The project seeks to encourage nonmotorized transportation to Auraria Higher Education Center, a campus shared by three institutions of higher learning in downtown Denver. Two pavilions were constructed to provide secure bicycle and skateboard storage, a place for commuters to fix their bikes, and public space for the community, including the students, faculty, and staff of the three colleges; patrons of the Auraria Library; the homeless community being served a daily lunch at St. Elizabeth’s Church; and residents and visitors to the lower downtown area of Denver. Twenty-six students from ColoradoBuildingWorkshop designed and built the two pavilions.
The primary issues the project addresses are security, sustainability, and community. The building responds to the need for more secure bike and skateboard parking in the area. This project considered a multifaceted approach to sustainability that included tally software to assess carbon, design for disassembly, regional planting and rainwater diversion, and waste diversion.
The project also seeks to expand public space. The Curtis Street location reimagines a neglected plaza between the church and the campus library as a vibrant gathering space. The Larimer location near the new campus dormitories gives students a safe place to park their bikes overnight and public benches to mingle with their friends.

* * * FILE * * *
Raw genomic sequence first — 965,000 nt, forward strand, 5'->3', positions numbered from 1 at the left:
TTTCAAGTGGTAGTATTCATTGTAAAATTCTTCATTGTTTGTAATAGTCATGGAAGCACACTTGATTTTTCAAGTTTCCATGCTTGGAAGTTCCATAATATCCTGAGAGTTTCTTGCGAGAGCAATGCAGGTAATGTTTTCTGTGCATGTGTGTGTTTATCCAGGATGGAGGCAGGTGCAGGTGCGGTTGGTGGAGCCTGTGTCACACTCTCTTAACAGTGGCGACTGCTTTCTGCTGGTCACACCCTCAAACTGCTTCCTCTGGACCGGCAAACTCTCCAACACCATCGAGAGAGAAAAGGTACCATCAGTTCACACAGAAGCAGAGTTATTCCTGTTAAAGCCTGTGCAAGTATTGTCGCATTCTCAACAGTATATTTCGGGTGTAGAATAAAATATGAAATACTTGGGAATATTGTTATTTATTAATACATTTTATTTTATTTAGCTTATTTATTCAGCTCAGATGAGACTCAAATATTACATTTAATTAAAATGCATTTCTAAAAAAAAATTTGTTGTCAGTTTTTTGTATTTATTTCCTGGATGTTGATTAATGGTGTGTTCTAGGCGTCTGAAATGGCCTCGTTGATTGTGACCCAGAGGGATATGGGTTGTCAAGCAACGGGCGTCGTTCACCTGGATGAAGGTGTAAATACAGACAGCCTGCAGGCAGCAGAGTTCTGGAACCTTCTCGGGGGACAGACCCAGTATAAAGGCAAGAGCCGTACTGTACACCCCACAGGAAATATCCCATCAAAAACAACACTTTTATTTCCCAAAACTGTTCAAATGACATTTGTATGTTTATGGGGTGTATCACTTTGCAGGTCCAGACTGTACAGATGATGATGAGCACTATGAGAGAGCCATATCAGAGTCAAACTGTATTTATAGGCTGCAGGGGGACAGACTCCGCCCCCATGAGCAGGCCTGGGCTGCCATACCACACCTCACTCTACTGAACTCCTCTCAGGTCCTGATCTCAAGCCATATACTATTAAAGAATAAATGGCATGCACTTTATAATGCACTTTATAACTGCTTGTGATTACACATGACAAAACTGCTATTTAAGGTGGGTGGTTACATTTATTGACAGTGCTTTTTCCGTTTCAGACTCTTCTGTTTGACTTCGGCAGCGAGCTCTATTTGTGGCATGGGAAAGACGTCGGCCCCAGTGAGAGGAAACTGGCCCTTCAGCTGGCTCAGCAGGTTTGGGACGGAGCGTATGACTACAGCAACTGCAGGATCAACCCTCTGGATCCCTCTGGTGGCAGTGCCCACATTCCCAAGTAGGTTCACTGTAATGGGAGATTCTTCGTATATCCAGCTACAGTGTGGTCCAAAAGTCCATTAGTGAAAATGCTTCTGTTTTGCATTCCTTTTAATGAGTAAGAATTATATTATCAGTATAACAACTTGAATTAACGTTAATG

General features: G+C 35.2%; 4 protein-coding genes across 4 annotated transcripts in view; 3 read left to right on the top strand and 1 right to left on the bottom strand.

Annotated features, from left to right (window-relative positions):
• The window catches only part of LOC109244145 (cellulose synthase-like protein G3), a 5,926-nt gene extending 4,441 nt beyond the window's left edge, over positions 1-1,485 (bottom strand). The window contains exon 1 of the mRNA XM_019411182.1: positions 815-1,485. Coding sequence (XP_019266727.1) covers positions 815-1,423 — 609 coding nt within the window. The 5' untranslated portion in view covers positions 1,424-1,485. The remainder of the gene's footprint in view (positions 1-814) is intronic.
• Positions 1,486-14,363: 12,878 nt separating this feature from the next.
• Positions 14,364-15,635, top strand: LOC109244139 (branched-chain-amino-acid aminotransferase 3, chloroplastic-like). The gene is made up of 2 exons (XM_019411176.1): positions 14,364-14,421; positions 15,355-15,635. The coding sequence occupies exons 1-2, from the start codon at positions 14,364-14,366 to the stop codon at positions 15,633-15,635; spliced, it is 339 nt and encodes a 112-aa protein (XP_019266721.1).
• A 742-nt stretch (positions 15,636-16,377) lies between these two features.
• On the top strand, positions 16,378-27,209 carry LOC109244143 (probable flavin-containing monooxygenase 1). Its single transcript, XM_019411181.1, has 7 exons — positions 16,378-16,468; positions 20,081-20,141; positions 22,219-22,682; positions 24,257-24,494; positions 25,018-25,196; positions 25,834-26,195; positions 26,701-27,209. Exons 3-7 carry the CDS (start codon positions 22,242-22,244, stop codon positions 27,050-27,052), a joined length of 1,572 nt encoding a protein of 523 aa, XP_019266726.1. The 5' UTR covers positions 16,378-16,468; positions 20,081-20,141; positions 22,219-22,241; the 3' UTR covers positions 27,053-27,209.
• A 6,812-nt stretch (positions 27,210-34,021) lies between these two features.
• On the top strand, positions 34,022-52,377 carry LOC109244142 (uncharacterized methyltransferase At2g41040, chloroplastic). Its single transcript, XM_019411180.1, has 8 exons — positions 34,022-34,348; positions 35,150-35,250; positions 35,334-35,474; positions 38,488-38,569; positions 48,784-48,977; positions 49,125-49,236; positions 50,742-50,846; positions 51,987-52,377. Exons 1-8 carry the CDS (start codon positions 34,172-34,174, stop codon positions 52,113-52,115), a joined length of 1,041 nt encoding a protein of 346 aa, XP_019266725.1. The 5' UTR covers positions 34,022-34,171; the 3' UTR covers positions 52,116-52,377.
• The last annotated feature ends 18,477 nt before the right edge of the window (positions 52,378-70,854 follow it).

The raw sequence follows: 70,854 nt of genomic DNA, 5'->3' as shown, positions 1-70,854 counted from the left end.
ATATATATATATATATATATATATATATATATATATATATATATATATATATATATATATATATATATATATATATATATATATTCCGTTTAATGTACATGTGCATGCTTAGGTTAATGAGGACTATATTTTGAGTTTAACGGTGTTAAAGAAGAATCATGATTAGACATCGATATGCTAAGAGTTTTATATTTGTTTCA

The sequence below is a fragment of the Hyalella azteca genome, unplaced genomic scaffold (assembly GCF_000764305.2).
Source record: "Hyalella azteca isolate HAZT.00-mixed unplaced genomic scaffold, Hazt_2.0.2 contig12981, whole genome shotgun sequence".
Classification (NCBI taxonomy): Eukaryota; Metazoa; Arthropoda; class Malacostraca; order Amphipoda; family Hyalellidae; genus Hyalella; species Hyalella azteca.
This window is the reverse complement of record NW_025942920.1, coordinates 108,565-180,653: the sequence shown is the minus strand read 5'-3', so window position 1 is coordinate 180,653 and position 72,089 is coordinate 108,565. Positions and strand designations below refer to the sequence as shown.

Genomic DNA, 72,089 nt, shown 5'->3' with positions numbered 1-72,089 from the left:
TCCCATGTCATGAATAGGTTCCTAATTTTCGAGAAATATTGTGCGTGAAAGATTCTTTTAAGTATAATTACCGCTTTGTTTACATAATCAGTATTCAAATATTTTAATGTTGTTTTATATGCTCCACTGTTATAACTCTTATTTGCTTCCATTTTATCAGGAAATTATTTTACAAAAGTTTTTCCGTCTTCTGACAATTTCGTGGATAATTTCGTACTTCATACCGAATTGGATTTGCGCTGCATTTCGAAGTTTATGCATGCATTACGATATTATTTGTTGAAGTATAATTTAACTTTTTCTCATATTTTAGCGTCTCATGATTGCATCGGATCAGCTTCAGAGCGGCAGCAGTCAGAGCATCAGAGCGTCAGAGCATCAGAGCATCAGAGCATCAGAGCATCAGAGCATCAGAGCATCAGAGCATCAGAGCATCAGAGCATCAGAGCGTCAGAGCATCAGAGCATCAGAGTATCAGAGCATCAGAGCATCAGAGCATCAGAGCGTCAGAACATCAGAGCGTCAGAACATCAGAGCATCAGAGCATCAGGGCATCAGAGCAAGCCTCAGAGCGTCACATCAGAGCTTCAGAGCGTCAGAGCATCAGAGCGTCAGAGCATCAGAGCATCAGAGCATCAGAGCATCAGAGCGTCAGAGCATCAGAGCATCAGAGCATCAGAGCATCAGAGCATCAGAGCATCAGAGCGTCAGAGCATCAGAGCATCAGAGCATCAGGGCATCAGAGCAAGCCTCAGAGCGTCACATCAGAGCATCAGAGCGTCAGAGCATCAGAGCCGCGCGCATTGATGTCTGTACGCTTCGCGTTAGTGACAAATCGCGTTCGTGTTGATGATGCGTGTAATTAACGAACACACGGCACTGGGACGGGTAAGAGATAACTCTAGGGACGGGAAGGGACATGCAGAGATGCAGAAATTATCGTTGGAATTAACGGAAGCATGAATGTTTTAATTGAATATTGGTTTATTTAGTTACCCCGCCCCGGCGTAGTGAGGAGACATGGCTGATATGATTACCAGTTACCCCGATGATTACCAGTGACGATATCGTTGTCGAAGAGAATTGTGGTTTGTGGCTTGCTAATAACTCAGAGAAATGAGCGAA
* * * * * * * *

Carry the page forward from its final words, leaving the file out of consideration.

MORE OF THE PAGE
A diverse group of constituents—university planners, architects, landscape architects, police, maintenance and facilities staff, the campus COO, sustainability officers, and construction professionals—were actively involved from schematic design through construction. Students administered surveys, held public design sessions, and collected large quantities of data during predesign to guide their design decisions. One outcome of this collaboration was the police sharing valuable information on crime prevention through environmental design. Their critique over two separate design sessions helped inform the structures’ transparency. Another example of collaboration was the innovative dry-stacked limestone louver assembly designed by the students with help from the structural engineer and a local stonemason.
There are three main components to the pavilions: secure storage, bike fix-it areas, and the public space. Miscellaneous bike parts can be found at both locations, showing use of the bike fix-it areas, but a more thorough postoccupancy evaluation will need to be conducted to assess full use of these areas. The social space, especially at the Curtis Street location, has been active and vibrant. It receives daily use from people eating lunch at St. Elizabeth’s Church.